The cost of buying health plans through the individual market will go down next year, provided the state is allowed to enact its reinsurance program.
The five health insurers who offer plans for people who buy their insurance individually – either directly from insurers or via the MNsure health exchange – revealed their proposed average premiums for 2018 on Monday.
But they provided the Department of Commerce with two scenarios of how much costs could change: one set of rates if the state reinsurance program goes ahead, and one if it doesn't.
If reinsurance is introduced, most individual buyers will see modest falls in the cost of health plans, with some seeing a slight increase. If no reinsurance happens, the cost reductions will be smaller, and the price increases larger.
Most state residents get their health plans through their employer or public programs like Medicaid, but the proposed rates will have implications for the 166,000 Minnesotans who bought insurance from the individual market this year.
Here's a look at what they're proposing:
While just proposals now, the state says insurers will have to provide final rates and detailed plan information no later than Oct. 2.
These are also average rates – with the Department of Commerce noting what someone actually pays could vary based on things like age and location.
What is the reinsurance program?
This past legislative session, state lawmakers passed a stop-gap measure to shore up Minnesota's individual health insurance marketplace amid uncertainty about the future of healthcare at the national level.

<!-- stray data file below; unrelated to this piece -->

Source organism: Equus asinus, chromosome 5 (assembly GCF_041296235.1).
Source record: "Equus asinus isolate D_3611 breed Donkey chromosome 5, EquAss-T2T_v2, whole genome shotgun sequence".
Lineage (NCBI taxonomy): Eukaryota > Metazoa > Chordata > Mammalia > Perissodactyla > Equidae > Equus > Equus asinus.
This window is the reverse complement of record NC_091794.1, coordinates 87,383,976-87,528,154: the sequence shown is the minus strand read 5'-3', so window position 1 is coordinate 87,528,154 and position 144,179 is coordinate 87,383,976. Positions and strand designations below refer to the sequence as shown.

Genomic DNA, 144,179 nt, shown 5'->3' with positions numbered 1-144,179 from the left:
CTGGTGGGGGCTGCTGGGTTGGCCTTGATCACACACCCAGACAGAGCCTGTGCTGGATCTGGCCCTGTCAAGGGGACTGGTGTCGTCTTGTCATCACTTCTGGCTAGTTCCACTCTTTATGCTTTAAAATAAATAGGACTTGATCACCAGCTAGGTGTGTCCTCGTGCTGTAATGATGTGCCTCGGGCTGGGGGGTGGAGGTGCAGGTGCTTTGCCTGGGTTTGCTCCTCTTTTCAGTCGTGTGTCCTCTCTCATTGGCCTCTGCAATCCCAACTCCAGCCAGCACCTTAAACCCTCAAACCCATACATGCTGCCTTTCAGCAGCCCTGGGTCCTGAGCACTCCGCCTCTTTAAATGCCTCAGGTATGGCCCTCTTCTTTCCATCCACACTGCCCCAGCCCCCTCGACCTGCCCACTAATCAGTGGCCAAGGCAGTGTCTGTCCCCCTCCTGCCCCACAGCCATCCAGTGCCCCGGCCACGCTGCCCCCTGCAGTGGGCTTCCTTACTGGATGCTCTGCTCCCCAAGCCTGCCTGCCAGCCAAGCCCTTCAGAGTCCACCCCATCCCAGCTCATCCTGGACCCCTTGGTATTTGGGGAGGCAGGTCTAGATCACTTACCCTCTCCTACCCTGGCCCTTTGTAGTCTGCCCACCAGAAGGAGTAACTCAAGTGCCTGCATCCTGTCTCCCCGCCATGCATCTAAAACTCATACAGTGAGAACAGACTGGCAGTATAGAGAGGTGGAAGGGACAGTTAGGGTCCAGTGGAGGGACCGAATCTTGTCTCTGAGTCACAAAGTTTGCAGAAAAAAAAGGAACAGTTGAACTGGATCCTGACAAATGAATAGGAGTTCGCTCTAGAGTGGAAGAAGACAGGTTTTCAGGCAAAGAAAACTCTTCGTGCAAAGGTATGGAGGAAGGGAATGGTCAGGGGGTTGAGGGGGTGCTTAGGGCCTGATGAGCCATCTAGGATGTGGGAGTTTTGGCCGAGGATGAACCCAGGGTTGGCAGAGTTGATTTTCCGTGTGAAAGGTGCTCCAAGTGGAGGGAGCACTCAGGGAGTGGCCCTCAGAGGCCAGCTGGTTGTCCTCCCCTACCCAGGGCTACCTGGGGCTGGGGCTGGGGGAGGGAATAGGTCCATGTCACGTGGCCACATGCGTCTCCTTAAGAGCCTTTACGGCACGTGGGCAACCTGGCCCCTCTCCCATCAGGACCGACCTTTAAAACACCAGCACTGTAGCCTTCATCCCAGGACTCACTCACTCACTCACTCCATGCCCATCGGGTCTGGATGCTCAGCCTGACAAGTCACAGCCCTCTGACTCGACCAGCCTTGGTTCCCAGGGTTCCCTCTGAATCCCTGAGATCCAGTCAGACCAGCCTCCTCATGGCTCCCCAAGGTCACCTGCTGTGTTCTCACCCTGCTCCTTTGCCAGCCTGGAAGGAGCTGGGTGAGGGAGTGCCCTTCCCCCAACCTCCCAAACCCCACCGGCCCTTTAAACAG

The reinsurance program stabilizes premiums by acting as a "financial backstop" for insurance companies, covering a portion of health plan costs in the event a person incurs "unusually high" medical bills.
It's expected to cost the state $542 million over the next two years, but is also expected to reduced premiums by over 20 percent of what it would otherwise be, the Star Tribune notes.
The problem is the state is still waiting for federal approval for the reinsurance program, so it has instructed health plan providers to propose rates for both scenarios in case it's rejected.
Commerce commissioner Mike Rothman, however, says the state has received "positive feedback" at the federal level to get approval for the program.
“We are still waiting to receive that approval and hope federal authorities decide by the end of August in order to help finalize the lower rates with reinsurance for 2018," he said.
Rates could go up for small business employees
While rates could go down for individual insurance buyers, those working for small companies could see the cost of their health plans rise next year.
Plan providers gave an indication of their proposed rates for businesses with 2-50 employees – and all but one plans to increase premiums.